I don’t agree with abortion but to pretend that it isn’t happening will not help the situation. I have spoken to mothers who have ended their pregnancies due to knowing that their baby would never lived past birth, or wouldn’t even make it that far and would endure great pain. I can’t imagine the pain and guilt they go through. Why do we make it worse by telling them their choice is breaking the law and forcing them to leave the country? There are mothers who would put their lives at risk if they continue the pregnancy, if these women couldn’t get an abortion somewhere else then some of them would die. Realistically the reason we can continue with our stupid law is because we know that someone else will deal with our problem.
    Surely even those like myself who don’t agree with abortion realise that it’s the right decision in a case where health and lives are at risk.

  • Drem says:

    I voted no in the last referendum and my views have not changed since, I would vote no again. That does not make me a religious nut, a right winger or any other other label people may wish to place on me. As a health professional who would be directly involved in terminations I can safely speak for other professionals who would refuse to be involved too. I think Ms Mulhall did herself a diservice with the use of the word ‘fornication’ as unfortunately it is evident the majority of twitts don’t understand its true meaning.

  • Drem says:

    Mulherin even

  • EmmaCat says:

    Can i just say- i’m so impressed with the attitude here. At least you’re all sensible enough to say ”well if you don’t agree with it then you don’t have to have one!”

    If you don’t agree with abortion, that’s okay, but don’t condemn other women for their choices. You don’t know what’s going on in someone else’s life until you’re in their shoes.

    I’m horrified that the government is so lax, so ready to wash their hands of women who have to travel to england. It’s about time they got their arses in gear and finally write into law what was passed 20 years ago.

  • ShellBelle says:

    What needs to happen before the Irish legislature will grasp the nettle and legislate for abortion? First the X Case and then the ABC case where it was found that a woman’s HUMAN RIGHTS had been breached by not allowing her to have access to abortion in this country. I remember my Constitutional Law classes in college and the many discussions about the inadequate abortion laws in this country, and that was 8 years ago. What has been done since then and now? Nada. Successive governments have not had the balls to deal with this subject because they are too afraid to upset parts of the electorate. Its THE political hot potato of our time.

    The stories in the Irish Times were shocking but also spare a thought for Doctors who while constitutionally they can perform an abortion where there is a serious risk to the life of the mother, there are no legislative protections or practice codes for them where they are in a situation where a mother’s life is in danger by reason of her preganancy. For this reason I would imagine that Doctors don’t generally perform an abortion where the mother’s life is in danger and I wouldn’t blame them if they choose not to as they could be putting themselves at risk of criminal prosecution.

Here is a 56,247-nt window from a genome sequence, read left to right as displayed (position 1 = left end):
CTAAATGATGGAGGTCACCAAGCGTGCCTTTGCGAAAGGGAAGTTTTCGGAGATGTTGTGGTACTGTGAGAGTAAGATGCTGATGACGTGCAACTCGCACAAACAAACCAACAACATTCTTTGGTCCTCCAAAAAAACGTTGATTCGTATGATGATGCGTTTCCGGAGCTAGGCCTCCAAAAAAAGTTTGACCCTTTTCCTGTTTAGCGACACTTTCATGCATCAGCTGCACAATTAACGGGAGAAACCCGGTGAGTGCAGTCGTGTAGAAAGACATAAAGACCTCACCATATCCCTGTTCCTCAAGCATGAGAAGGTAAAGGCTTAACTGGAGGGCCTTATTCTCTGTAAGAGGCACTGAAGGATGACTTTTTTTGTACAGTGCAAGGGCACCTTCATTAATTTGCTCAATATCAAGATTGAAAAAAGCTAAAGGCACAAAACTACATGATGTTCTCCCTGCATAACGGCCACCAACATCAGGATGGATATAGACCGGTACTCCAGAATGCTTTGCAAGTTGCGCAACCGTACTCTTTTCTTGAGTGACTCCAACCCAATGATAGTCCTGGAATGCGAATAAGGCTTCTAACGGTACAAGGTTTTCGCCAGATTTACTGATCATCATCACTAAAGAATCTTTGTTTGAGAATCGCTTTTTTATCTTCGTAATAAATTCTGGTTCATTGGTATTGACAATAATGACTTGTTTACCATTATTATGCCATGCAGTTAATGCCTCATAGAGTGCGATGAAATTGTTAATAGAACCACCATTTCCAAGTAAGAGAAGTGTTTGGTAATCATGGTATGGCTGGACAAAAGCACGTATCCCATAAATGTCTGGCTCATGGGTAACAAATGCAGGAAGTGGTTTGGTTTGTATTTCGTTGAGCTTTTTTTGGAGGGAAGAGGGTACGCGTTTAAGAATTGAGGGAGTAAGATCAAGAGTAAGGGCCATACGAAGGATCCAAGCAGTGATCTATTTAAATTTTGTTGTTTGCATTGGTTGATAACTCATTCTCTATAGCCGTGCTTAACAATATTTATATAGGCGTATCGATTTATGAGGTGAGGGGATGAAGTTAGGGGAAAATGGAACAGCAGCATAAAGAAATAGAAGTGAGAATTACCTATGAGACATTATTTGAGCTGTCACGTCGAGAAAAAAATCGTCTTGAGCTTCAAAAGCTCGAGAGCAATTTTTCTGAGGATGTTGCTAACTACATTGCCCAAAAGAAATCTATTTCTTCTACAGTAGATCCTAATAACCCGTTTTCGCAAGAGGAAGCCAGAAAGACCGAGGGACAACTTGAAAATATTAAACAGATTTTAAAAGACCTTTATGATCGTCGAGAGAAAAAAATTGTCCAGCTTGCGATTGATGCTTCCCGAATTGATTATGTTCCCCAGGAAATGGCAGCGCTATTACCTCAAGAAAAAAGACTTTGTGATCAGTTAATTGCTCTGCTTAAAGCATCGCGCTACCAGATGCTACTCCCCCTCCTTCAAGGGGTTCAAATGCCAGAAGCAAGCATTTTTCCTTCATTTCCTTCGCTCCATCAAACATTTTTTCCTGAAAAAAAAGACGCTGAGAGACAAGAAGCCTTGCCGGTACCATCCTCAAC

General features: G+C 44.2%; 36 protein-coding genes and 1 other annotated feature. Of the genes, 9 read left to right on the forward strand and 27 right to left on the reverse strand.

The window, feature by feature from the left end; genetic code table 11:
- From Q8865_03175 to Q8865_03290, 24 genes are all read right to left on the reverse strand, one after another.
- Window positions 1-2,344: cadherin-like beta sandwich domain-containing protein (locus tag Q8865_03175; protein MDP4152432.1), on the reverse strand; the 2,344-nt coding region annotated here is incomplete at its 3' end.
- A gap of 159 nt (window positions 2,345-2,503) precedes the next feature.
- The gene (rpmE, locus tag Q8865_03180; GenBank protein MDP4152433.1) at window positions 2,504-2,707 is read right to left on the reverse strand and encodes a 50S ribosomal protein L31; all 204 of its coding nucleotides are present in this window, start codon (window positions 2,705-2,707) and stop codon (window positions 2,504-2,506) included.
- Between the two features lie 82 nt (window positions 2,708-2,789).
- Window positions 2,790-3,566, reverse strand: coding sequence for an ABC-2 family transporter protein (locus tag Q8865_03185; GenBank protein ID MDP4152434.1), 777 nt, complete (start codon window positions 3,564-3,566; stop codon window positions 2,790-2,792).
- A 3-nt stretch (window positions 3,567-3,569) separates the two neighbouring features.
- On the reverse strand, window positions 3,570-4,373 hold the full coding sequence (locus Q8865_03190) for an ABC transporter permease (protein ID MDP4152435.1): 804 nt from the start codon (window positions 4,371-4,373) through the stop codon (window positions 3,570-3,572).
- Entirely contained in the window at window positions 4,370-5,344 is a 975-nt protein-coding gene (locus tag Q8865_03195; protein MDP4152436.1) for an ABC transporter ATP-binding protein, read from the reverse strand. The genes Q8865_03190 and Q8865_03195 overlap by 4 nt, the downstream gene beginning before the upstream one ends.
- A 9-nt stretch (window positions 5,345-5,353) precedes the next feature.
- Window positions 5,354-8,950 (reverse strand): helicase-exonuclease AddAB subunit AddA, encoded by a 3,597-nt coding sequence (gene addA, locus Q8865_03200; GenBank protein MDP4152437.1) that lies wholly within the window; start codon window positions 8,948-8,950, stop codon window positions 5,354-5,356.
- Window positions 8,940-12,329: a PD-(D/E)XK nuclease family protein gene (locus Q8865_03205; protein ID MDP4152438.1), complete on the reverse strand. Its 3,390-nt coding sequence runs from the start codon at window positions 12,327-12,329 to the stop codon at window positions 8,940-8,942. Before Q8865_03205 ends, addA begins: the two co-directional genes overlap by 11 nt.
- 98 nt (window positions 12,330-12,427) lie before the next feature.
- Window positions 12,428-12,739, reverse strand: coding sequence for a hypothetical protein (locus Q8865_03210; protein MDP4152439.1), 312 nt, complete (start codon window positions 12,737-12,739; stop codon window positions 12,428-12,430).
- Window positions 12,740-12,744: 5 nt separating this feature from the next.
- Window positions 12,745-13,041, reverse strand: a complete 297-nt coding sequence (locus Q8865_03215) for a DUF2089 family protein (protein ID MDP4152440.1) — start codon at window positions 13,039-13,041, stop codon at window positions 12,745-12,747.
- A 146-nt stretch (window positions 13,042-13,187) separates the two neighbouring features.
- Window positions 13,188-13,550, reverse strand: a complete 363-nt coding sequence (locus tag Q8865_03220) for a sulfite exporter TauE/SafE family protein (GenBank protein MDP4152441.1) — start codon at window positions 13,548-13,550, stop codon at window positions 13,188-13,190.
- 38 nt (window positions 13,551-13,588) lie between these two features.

Also did anyone see that doctor on Ireland AM yesterday who was arguing that an abortion is never necessary to save the life of the mother and that a pregnancy can never be life threating? What an absolute load of codswallop.

    As for Michelle Mulherin, what an ignorant bumbling eejit.

  • Fee says:

    Although I’ve never been directly affected by the issues in it, I cried reading that IT article the other day. I actually don’t even have the words to express how much I admire these women coming forward. I can only imagine how many women around the country reading it must have been shedding tears because they DO relate to those stories and finally someone is speaking out publicly for them.

    I am pro-choice but would not disrespect anyone who is against abortion as long as they show reciprocal respect for the opposing view, as commenters on here have done. In fact I think it is probably even a bit disrespectful to a woman in situation who knows she will have to give birth to a dead baby or watch it die shortly afterwards to describe a termination as her “choice”.

    I find it so worrying that the country can participate in a referendum the results of which, as Aisling says, have not been enforced in law 20 years later. Leaving aside the emotion of this issue, what the hell does that say about Ireland in terms of democracy?

  • Tillukka says:

    I think this is a sensitive topic and everybody seems to have different/conflicting views.

    I think that ‘abortion’ should absolutely be available for women who are at risk themselves or are carrying babies that are very sick or have other illnesses. Also, in the case of rape I think the choice should be there.

    However, I don’t really agree with abortion in the general sense. I know its a bit of an old fashioned view but maybe women and men shouldn’t be having sex with people that they wouldn’t want to have children with. I think sex is very undervalued and trivialised in modern society. Sex is a special and wonderful thing and it can result in the woman getting pregnant. This seems to me to be totally forgotten.

    I used to love watching Sex and the City, and I loved Samantha’s powerful, care-free, modern attitude towards sex and ‘relationships’. But after a while I started to think ‘Is this what makes a succesful, powerful, modern woman?’.. I now feel a bit repulsed by that show, and I often wonder what happened to our values and saving sex for the special people we’re in love with..

    Also, I really do believe that if abortion was freely available in Ireland it would lead to a huge increase in abortion, one night stands, teenage pregnancy and all manner of accompanying problems. Its a bit shocking if you look at the statistics in other countries and see the amount of abortions and one night stands…